Steve sometimes asks to stay in the car (I have some magazines for him to look
at) and one of the reasons I like this lab is that it has a row of handicapped
parking spaces right next to it, visible from the waiting room. I can stand
next to the window and keep an eye on him except for the maybe three minutes it
takes to actually draw the blood. If Steve were to decide to get out of the
car—something he has never done—it would take a lot longer for him to figure
out how to open the door, undo his seatbelt, and actually get his feet out.
Unfortunately, there were no parking spaces there. I parked
as near as I could and unloaded both of us from the car.
The automatic door didn’t work. The door is very heavy, and
I had difficulty getting it open and holding it so Steve could come in with me.
Turns out the electricity at the lab was out, so of course
the door didn’t open automatically. However, it also meant the computers were
down, so the staff couldn’t access the records. And the only lights were the
emergency ones, not bright enough for anyone to draw blood. Certainly not
bright enough for me to want anyone to try.
They suggested two alternative sites nearby.
I got Steve back into the car. We went to lab at the
hospital itself. As the receptionist had told me, the hospital had a full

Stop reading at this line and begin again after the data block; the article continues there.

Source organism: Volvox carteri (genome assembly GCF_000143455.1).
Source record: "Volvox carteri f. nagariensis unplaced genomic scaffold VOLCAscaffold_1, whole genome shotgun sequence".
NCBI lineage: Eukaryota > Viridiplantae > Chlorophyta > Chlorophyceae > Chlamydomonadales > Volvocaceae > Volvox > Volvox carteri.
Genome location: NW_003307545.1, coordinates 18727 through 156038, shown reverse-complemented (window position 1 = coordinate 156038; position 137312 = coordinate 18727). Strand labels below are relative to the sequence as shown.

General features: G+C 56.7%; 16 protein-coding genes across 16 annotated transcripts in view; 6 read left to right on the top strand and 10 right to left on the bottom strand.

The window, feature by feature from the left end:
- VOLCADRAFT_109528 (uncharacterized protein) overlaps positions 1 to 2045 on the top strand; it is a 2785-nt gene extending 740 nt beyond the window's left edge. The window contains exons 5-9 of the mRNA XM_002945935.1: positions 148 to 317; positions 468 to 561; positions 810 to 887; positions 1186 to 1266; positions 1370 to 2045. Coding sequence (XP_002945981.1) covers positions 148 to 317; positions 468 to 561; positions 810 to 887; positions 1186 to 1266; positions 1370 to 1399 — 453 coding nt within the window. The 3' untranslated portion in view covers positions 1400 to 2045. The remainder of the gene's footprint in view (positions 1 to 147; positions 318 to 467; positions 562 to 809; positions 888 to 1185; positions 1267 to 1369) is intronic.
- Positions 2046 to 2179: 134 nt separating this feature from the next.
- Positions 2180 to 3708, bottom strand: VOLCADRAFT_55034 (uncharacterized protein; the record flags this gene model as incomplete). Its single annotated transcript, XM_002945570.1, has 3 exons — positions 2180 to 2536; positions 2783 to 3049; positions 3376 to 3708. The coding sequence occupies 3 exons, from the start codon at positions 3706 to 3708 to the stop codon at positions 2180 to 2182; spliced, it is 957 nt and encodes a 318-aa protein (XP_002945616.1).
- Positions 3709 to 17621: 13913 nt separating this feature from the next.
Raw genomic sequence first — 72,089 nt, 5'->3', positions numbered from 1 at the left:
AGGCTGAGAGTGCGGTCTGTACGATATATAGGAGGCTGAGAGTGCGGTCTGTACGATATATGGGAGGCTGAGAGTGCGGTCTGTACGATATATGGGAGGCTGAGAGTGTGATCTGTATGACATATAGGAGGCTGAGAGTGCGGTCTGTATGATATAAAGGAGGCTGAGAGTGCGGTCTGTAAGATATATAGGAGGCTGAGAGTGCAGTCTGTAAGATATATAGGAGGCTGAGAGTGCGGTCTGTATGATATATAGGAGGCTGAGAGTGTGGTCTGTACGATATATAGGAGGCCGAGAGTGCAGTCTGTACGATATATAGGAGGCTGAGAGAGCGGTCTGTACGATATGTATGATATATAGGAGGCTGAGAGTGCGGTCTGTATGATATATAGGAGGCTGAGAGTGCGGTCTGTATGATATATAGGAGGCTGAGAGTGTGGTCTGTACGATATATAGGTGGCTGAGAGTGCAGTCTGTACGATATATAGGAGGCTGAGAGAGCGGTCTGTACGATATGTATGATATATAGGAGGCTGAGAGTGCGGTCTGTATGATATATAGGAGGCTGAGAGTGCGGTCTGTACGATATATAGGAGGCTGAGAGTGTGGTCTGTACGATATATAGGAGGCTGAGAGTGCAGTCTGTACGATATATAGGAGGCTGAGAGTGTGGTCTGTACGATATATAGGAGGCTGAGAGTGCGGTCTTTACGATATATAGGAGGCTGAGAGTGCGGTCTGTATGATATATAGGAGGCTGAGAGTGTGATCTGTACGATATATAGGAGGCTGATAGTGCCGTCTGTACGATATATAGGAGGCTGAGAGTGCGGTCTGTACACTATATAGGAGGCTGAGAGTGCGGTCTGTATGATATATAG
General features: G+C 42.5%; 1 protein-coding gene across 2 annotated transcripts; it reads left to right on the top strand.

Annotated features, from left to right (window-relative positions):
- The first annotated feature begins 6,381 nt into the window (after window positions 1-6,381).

emergency backup for its electrical system; even if the power had gone out,
they would be up and running in scant seconds.
No available parking spaces at all. A sign directed us to a
multi-level parking garage. It was a good hike away across a wind-swept parking
lot. I knew from experience that the lab itself was on another level and way
down a corridor.
Steve, now clutching Mr. Barkley, would have a difficult
time navigating it. He was getting restless.
I promised him we could get some “real” food (his word) for
lunch instead of the excellent, nutritious lunch waiting for us back at the
retirement community, which, by this point, we would miss anyhow. Due to the
pandemic, it would have to be drive-through. I offered him a few choices. He
chose Burger King.
We got to the other lab. I got out and ran in to make sure
they had power before I got him out of the car.
They did. I went back and helped Steve out. He wanted to
bring Mr. Barkley. No problem that I could see. So what if the other people in
the waiting room thought it was strange?
I brought a magazine in for him, and got him and Mr. Barkley
settled in the lab’s waiting room, which fortunately was almost empty.
When I brought my order to the desk, the receptionist took
it and frowned. “We’re out of the tubes we need for that test,” she said.
“We’re waiting for some to be delivered right now.”
At this point, I could wait a little while. “When do you
expect them?” I asked.
She shook her head. “I really don’t know. We thought we’d
get some last Wednesday, but they never showed up.”
In the brief minutes I had been facing the desk, Steve had
managed to take off his jacket, hat and mittens. Fortunately he had stopped removing
clothing at that point.
I got them back on him and we headed back out to the car. He
didn’t want to put the magazine or Mr. Barkley down long enough to get into the
car, but we finally managed it.
As I pulled out of the parking lot, he asked, “Can we get a
hamburger for Mr. Barkley, too?”
I decided a blood test was not in my future for today.